Everyone is born right handed. Only the strongest overcome it.
It is quite far from normal in my experience. My customers have run the entire spectrum of zero specifications to every detail fully specified down to the colors of the items on the user interface displays. Even those with no specifications would say things like "do it like this one" or "do it like the last one was." In this customer's case, they actually had a specification but this guy treated the whole thing as being optional and we were at his beck and call. He ended up delaying the project so badly that when we were asked about it we said because of (this guy) and when his bosses saw the absurdities things were changed in a big hurry.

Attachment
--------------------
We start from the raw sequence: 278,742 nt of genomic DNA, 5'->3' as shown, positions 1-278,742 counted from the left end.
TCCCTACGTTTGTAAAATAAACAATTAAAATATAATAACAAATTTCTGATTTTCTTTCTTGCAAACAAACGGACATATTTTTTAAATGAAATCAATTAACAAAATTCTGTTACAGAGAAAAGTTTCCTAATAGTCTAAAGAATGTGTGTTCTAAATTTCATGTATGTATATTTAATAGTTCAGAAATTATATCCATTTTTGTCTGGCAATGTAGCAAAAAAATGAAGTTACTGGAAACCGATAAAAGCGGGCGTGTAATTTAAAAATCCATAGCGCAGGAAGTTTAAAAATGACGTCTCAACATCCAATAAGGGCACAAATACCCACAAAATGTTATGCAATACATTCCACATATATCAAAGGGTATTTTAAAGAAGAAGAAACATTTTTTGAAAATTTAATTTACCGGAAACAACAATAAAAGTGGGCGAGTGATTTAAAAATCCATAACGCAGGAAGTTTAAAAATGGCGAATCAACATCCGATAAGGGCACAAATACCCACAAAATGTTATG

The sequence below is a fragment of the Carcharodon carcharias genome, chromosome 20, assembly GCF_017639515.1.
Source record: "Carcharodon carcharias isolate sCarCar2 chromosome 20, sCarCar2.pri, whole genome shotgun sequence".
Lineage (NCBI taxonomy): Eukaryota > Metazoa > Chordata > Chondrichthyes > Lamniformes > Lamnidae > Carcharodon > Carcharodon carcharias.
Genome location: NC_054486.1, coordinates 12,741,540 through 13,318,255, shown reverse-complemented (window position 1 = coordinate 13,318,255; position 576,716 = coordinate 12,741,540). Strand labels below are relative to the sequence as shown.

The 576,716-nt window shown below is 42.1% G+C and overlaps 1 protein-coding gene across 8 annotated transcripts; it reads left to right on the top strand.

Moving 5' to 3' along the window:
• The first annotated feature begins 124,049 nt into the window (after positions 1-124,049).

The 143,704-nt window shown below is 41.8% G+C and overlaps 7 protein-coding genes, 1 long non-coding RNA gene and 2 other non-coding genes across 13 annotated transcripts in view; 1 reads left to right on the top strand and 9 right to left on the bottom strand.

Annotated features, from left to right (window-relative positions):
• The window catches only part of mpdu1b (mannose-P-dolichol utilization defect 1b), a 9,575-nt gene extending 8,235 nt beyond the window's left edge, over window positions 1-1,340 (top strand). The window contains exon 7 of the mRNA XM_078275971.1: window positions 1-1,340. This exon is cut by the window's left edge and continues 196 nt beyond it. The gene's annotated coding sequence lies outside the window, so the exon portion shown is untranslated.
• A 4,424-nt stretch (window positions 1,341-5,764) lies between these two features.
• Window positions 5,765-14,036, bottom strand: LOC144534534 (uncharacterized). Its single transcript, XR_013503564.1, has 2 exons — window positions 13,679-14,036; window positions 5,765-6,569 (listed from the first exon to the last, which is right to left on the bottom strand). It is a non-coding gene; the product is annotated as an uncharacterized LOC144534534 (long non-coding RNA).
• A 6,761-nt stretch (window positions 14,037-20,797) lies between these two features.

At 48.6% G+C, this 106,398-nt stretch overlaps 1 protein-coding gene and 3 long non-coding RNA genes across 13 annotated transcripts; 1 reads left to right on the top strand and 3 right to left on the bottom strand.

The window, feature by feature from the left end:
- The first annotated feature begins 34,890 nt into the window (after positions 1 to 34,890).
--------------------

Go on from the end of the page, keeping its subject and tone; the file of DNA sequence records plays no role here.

We have this as SOP, users come to us with an idea, partial spec is proposed and accepted, prototype developed and then the real requirements begin to emerge. Been doing it that way for 30+ years, I have never worked from a complete spec in my entire career.
Never underestimate the power of human stupidity -
I'm old. I know stuff - JSOP
Yes, I'va made a nice living cleaning up engineering evaluatuiions that other companies started and couldn't finish. In every case hundreds, when I finally got to the root of the problem, it was always the one thinbg that everyone assumed without checking. Every time!
Now, whenever I start looking at a project, the first thing I do, is start asking fir proof that ALL of the assumptions are warranted. Usually, once we get to the critical one, the project manager sighs and says well now we can fix it ourselves. That's fine by me, I already charged my time and I can work on something really challenging!
CQ de W5ALT
Walt Fair, Jr., P. E. Comport Computing Specializing in Technical Engineering Software